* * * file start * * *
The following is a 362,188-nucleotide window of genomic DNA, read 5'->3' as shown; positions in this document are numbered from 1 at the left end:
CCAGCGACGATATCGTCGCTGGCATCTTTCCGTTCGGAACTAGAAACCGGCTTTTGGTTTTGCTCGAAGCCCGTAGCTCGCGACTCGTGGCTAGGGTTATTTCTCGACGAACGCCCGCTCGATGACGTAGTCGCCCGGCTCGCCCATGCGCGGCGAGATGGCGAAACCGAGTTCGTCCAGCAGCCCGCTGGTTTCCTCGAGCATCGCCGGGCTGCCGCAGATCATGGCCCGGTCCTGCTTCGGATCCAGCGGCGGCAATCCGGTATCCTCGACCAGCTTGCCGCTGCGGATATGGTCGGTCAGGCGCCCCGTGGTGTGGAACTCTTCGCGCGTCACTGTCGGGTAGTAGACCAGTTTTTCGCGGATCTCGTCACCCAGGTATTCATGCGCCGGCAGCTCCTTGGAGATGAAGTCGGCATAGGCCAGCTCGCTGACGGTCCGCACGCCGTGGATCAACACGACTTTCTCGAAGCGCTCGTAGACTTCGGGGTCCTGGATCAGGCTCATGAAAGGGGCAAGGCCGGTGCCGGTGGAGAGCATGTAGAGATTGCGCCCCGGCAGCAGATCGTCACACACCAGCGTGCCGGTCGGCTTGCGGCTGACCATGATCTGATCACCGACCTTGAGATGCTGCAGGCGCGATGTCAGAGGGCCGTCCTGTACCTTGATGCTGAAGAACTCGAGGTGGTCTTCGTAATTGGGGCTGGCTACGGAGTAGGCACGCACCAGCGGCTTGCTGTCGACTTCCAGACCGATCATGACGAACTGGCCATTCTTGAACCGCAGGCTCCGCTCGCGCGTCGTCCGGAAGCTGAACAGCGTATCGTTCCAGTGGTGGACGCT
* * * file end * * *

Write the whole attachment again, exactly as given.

The following is a 362,188-nucleotide window of genomic DNA, read 5'->3' as shown; positions in this document are numbered from 1 at the left end:
CCAGCGACGATATCGTCGCTGGCATCTTTCCGTTCGGAACTAGAAACCGGCTTTTGGTTTTGCTCGAAGCCCGTAGCTCGCGACTCGTGGCTAGGGTTATTTCTCGACGAACGCCCGCTCGATGACGTAGTCGCCCGGCTCGCCCATGCGCGGCGAGATGGCGAAACCGAGTTCGTCCAGCAGCCCGCTGGTTTCCTCGAGCATCGCCGGGCTGCCGCAGATCATGGCCCGGTCCTGCTTCGGATCCAGCGGCGGCAATCCGGTATCCTCGACCAGCTTGCCGCTGCGGATATGGTCGGTCAGGCGCCCCGTGGTGTGGAACTCTTCGCGCGTCACTGTCGGGTAGTAGACCAGTTTTTCGCGGATCTCGTCACCCAGGTATTCATGCGCCGGCAGCTCCTTGGAGATGAAGTCGGCATAGGCCAGCTCGCTGACGGTCCGCACGCCGTGGATCAACACGACTTTCTCGAAGCGCTCGTAGACTTCGGGGTCCTGGATCAGGCTCATGAAAGGGGCAAGGCCGGTGCCGGTGGAGAGCATGTAGAGATTGCGCCCCGGCAGCAGATCGTCACACACCAGCGTGCCGGTCGGCTTGCGGCTGACCATGATCTGATCACCGACCTTGAGATGCTGCAGGCGCGATGTCAGAGGGCCGTCCTGTACCTTGATGCTGAAGAACTCGAGGTGGTCTTCGTAATTGGGGCTGGCTACGGAGTAGGCACGCACCAGCGGCTTGCTGTCGACTTCCAGACCGATCATGACGAACTGGCCATTCTTGAACCGCAGGCTCCGCTCGCGCGTCGTCCGGAAGCTGAACAGCGTATCGTTCCAGTGGTGGACGCT